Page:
When it comes to making a difference to the environment, it can be challenging. Especially when it tests your regular habits. Recently we looked at items that are commonly flushed into our drains that are harming the environment. It might be because these items are too small to be filtered or they require more energy to be removed during the filtration process. This additional energy increases the carbon footprint of cleaning wastewater. However, not all of these unflushable items make it that far, many create water blockages in waterways across the country. Here are some of the horrors that lie in our waterways…
What happens with water blockages?
Ever been frustrated that, all of a sudden, your way to work has temporary traffic lights on it because the road is being dug up? It might be causing you to be late for work, but if you’re flushing unflushables in your drains, it could also be you who caused it.
Water blockages can happen for a number of reasons, and they cause all sorts of issues. The truth is that there are so many across the country, they’re incredibly difficult to keep on top of. Road closures to fix these issues before they become catastrophes is just the beginning.
When water blockages aren’t dealt with fast enough, and rainfall increases in the area, flooding can happen. This is why it’s so important to reduce the number there are across the country. Blockages will occur when debris, such as leaves, are swept into drains. But the more unflushable items in our waterways, the more blockages, the less time to deal with them all. Did you know, on average, Thames Water deal with 75,000 water blockages each year?
But what happens if there isn’t much rainfall? There can still be drastic problems. Pipes with increased pressure can lead to them bursting and polluting local areas. It might mean a drop in water pressure for your home, but it could mean drain water leaking directly into our environment. Certainly not in keeping with our aims to protect it!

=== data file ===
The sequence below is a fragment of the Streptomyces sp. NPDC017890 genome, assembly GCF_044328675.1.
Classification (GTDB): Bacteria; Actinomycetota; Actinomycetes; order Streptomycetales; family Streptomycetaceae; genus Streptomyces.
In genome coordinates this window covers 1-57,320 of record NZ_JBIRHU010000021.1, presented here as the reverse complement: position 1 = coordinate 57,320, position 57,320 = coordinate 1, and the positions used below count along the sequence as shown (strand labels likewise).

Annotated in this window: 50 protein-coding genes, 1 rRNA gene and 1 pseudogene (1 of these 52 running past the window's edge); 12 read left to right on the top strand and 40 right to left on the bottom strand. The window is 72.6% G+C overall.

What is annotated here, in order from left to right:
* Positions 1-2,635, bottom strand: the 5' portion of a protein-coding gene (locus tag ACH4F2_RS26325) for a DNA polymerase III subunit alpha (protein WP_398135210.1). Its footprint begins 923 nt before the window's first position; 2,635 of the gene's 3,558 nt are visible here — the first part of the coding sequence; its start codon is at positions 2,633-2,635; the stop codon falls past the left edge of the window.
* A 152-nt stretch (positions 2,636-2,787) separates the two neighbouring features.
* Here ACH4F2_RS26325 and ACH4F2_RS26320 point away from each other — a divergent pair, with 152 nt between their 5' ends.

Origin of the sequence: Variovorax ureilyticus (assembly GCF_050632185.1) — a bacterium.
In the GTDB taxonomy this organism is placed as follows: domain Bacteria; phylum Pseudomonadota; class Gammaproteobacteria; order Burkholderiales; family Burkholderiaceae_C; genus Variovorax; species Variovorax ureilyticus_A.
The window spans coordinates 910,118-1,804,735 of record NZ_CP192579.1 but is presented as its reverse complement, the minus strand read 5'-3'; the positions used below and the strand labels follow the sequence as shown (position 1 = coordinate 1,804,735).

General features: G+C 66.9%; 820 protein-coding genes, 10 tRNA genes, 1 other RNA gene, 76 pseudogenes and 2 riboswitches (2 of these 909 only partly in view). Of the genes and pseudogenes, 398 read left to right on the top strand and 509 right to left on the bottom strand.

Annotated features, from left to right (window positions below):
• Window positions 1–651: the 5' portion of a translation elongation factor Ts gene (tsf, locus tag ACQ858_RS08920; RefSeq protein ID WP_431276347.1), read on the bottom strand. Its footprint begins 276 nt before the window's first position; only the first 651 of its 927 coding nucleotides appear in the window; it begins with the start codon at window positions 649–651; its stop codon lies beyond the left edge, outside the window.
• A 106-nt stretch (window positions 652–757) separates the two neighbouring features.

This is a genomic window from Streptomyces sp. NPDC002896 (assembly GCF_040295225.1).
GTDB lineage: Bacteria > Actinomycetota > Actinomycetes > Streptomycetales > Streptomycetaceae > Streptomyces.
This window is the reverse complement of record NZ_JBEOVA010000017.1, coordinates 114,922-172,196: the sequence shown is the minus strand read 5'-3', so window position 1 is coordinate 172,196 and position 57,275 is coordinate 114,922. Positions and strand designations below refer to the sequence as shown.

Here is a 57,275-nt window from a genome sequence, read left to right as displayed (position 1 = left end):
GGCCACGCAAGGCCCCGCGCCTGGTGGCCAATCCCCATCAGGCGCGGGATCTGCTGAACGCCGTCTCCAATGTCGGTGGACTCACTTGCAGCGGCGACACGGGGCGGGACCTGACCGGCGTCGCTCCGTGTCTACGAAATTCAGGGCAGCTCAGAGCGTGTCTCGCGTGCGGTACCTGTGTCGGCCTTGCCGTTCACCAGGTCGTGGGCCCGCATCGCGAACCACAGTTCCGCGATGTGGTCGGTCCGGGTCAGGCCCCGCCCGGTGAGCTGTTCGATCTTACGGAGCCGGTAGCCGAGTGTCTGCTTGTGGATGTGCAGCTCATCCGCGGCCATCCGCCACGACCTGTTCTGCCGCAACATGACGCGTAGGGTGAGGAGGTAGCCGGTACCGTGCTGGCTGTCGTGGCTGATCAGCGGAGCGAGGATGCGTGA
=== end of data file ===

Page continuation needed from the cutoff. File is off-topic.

How do the unflushables create water blockages?
You guessed it; masses of unflushables combining together. More and more join one another over time, until one big block forms. You may or may not remember the 250m long fatberg in London that made national news in 2017. Of course, there have been plenty more since then throughout the country. It appears a big news story didn’t have quite the impactful shock it intended to change peoples’ habits.
Truth be told, the unflushables we looked at last week, are just the tip of the iceberg for unwanted items that are flushed down our drains. You’d be amazed at the items that some people challenge the waterways with.
Anything from razor blades, to nappies, even cigarette butts and plasters. Mix that with a little floss to tie it all together and you get a solid mound of waste ready to block a variety of drains. It’s why it’s so important that only items that break down go in our waterways. Anything else provides the perfect opportunity for a mass to grow.
The same way each little eco-friendly action makes a difference to helping fight climate change, every small unflushable that lands itself in our waterways creates an issue. Over time these small issues grow, whether that’s impacting the plumbing in your home, or the wider environment is yet to be determined. All we can do to be safe is make sure that we’re doing our bit to make a positive difference. Start spreading the word on unflushables and prevent a fatberg from growing in your area!